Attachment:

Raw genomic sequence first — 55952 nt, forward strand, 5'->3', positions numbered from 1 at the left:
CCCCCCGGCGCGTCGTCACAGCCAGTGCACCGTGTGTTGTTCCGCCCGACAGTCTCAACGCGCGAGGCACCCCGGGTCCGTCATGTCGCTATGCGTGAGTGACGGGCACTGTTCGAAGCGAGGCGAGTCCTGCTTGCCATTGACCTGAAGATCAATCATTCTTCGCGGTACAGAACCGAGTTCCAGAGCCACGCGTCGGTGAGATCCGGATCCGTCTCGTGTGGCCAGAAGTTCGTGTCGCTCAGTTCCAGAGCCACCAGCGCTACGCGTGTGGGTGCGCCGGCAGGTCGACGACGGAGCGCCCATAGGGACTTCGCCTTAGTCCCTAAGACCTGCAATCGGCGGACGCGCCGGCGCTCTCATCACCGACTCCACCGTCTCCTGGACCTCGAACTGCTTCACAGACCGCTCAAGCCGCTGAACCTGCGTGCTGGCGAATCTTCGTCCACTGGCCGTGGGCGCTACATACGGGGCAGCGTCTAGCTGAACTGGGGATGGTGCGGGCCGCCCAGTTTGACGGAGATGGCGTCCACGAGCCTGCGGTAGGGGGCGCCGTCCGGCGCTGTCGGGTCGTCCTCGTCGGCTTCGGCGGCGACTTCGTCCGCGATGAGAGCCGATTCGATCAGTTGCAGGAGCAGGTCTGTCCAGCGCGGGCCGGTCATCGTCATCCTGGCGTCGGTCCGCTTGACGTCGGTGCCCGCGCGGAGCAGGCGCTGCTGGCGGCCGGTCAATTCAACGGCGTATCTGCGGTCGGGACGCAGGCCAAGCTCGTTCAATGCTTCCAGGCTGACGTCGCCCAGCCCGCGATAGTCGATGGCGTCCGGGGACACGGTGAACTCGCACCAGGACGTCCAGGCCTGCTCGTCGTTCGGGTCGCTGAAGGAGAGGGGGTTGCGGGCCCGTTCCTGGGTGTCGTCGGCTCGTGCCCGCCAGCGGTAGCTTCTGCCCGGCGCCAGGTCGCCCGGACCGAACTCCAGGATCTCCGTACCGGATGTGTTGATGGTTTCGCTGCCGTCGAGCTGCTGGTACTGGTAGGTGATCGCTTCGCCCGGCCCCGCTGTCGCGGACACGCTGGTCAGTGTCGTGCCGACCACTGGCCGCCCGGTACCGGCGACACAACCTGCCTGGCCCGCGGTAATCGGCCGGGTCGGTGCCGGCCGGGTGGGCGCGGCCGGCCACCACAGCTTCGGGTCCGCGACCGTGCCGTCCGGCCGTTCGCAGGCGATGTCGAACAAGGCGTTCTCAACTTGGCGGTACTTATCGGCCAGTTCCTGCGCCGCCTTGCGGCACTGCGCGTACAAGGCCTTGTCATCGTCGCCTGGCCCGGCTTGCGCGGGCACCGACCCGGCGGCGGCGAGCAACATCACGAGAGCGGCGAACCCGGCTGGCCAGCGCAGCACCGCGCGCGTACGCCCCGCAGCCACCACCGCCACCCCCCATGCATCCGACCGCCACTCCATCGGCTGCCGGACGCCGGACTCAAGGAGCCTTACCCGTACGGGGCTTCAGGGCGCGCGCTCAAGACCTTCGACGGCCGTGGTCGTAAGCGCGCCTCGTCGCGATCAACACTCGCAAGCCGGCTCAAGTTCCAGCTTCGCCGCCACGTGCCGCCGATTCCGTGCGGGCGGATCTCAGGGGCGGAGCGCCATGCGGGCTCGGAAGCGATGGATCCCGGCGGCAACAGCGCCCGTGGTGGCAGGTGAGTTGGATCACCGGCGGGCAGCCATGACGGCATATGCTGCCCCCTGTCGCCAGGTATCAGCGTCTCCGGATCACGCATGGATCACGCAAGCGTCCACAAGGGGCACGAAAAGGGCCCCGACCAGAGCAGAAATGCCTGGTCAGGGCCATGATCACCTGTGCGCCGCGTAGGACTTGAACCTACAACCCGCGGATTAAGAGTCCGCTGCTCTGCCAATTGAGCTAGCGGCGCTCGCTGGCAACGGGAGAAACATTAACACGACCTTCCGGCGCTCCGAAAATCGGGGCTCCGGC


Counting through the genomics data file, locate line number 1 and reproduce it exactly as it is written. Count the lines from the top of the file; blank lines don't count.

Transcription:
Raw genomic sequence first — 55952 nt, forward strand, 5'->3', positions numbered from 1 at the left: